Getting rid of the one-player-per-team minimum would actually hurt MLB’s quest for younger fans. Because it assumes that the only deserving players are on popular or contending teams. Just because the Miami Marlins have attendance issues doesn’t mean the team doesn’t have fans, and it doesn’t mean there are no deserving players on that team. Compared to a team like the Dodgers, the Marlins’ fanbase isn’t as large or as intense. But don’t those Marlins fans deserve to see their best player recognized in some way on MLB’s biggest stage? Doesn’t that player deserve that moment for being a bright spot in their team’s losing (and possibly depressing) season?
If the All-Star Game was all about showcasing the “best” players, the answer to those questions would be no. But the All-Star Game isn’t really about that. If it was, then no one would vote and MLB would select players based on stats alone. Allowing players and fans to vote turns it into a popularity contest, because there are a host of motivations behind every single All-Star Game vote. Fans and players vote for who they think is the best, or most deserving, or just simply the guy they like the most.
So if it’s going to be a glorified popularity contest — which it already is — having a one player per team minimum means that every team matters in the eyes of baseball. That a small market team’s fans are just as important as the metropolitan behemoth. That both the Kansas City Royals and New York Yankees have players worthy of recognition, regardless of where they are in the standings or where their teams are located.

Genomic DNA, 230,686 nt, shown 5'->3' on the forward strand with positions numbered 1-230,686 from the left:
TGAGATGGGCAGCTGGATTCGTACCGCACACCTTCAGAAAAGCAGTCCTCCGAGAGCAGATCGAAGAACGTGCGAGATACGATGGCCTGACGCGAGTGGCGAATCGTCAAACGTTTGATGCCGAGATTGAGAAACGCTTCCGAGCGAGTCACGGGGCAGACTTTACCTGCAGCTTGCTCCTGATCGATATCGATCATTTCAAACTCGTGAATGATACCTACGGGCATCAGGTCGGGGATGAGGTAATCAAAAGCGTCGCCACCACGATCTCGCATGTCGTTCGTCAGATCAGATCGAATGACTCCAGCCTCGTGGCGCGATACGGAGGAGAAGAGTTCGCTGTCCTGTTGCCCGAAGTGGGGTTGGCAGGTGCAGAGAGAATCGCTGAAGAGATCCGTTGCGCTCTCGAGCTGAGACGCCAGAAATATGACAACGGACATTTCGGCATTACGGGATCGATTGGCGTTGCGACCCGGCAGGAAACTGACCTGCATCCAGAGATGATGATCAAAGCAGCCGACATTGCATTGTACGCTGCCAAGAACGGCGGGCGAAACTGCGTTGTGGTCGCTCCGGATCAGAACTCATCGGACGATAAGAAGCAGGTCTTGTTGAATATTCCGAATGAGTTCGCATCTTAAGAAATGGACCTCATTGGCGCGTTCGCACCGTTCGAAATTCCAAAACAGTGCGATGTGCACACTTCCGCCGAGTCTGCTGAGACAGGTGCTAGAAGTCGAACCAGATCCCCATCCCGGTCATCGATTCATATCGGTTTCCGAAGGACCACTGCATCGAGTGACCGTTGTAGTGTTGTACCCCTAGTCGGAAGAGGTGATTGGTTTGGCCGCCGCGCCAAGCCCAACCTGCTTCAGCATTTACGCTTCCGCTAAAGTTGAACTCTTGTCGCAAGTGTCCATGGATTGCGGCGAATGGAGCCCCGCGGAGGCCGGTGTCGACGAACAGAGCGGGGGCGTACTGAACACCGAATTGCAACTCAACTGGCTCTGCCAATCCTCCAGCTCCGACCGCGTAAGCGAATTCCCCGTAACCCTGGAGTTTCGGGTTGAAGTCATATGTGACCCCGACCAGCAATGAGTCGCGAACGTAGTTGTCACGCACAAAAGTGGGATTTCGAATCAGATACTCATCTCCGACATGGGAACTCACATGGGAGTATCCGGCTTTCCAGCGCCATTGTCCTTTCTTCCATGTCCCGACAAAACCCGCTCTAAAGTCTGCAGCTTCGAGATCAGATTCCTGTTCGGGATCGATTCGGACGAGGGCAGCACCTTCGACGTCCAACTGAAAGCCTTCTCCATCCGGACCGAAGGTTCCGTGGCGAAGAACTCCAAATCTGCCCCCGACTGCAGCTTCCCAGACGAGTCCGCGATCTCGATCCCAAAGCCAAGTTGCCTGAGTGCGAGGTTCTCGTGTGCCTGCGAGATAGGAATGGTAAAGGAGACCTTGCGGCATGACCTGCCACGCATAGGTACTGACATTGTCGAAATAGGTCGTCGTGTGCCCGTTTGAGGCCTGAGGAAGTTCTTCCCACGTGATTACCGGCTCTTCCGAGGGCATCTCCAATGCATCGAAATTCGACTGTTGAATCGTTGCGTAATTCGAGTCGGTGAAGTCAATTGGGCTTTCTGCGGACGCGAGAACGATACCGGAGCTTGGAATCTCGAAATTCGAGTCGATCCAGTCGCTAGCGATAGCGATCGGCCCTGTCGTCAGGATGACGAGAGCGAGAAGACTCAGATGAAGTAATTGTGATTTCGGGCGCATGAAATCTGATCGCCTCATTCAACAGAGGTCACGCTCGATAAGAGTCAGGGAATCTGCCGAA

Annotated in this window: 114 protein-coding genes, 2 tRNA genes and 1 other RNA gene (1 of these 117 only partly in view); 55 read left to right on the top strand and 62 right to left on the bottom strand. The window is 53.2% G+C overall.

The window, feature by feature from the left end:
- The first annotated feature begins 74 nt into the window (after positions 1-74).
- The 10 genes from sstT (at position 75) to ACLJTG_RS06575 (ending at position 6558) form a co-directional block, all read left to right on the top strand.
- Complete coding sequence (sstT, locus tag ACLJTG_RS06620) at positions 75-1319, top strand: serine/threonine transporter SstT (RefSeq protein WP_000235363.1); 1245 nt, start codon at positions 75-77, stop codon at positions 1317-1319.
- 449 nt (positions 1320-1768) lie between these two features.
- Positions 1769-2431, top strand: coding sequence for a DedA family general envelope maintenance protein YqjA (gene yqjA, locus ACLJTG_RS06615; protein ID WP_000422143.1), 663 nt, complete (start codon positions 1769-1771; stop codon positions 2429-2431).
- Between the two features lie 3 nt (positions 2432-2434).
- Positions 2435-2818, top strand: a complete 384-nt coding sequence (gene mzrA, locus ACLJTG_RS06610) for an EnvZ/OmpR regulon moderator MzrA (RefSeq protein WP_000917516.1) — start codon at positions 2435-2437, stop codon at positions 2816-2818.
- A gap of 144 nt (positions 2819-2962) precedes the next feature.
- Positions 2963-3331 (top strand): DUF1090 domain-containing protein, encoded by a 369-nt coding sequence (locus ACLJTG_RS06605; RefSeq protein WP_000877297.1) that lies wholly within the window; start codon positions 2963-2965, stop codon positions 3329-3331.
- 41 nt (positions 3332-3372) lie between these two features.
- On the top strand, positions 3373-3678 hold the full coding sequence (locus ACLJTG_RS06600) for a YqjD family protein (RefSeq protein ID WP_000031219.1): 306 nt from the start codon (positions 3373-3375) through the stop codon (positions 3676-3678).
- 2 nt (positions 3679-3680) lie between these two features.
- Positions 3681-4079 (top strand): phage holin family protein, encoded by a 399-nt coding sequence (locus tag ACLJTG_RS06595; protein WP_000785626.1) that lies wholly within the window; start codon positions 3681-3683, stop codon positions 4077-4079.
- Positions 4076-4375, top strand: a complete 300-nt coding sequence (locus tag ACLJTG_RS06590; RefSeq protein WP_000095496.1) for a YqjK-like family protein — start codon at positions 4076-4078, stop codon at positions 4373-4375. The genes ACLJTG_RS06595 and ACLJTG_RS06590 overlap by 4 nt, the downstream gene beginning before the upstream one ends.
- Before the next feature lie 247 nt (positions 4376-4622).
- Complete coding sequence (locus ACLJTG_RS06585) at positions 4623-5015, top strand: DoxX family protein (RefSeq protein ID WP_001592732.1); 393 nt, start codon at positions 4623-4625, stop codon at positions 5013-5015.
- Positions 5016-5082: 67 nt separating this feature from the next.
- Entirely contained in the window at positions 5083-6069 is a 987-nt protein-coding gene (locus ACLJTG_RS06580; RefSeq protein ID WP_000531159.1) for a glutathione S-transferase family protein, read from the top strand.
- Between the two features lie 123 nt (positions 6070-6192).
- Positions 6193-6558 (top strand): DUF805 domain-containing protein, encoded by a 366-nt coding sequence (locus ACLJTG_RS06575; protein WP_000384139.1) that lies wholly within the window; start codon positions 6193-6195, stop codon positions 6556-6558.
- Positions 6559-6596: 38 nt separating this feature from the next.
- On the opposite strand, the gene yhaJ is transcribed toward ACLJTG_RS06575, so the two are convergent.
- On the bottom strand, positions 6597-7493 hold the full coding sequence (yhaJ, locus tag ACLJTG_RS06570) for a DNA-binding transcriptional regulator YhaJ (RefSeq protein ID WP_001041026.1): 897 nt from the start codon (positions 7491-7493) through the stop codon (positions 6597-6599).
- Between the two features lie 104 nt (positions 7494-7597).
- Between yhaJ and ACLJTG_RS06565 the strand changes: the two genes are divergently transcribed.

There’s no way to get it 100 percent right
The All-Star Game voting isn’t perfect, and it never will be. There’s no way to please everyone. There will almost always be at least one barely-good-enough guy on a basement team who gets a spot, while the fourth-best player on a stacked team is denied a place at MLB’s yearly talent showcase. Even if for some reason the format is changed, and the player vote or fan vote is eliminated or stats become part of the selection process, it’s never going to be 100 percent fair. MLB has too many truly good players for everyone who’s deserving to make it.
It can be frustrating for fans to see one of the better players on their team get snubbed in favor of a guy on a bad team who doesn’t have All-Star stats. But the fans of that bad team might tune in just to see him. In 2017, the Philadelphia Phillies were 22.5 games out of first place by the All-Star break. But waiting to see Pat Neshek, their lone All-Star, pitch in the game was a highlight for fans who had spent the season watching their team flail helplessly in the basement of the NL East.
There are lots of ways the All-Star Game can be used to build fandom in baseball. But the easiest way to build devotion among fans of any age already exists: let every team have an All-Star Game representative. That way, the kids in Miami or Kansas City or Baltimore, who love their team despite being far out of contention, have a reason to watch and cheer — and even more motivation to bug their parents to take them to a game.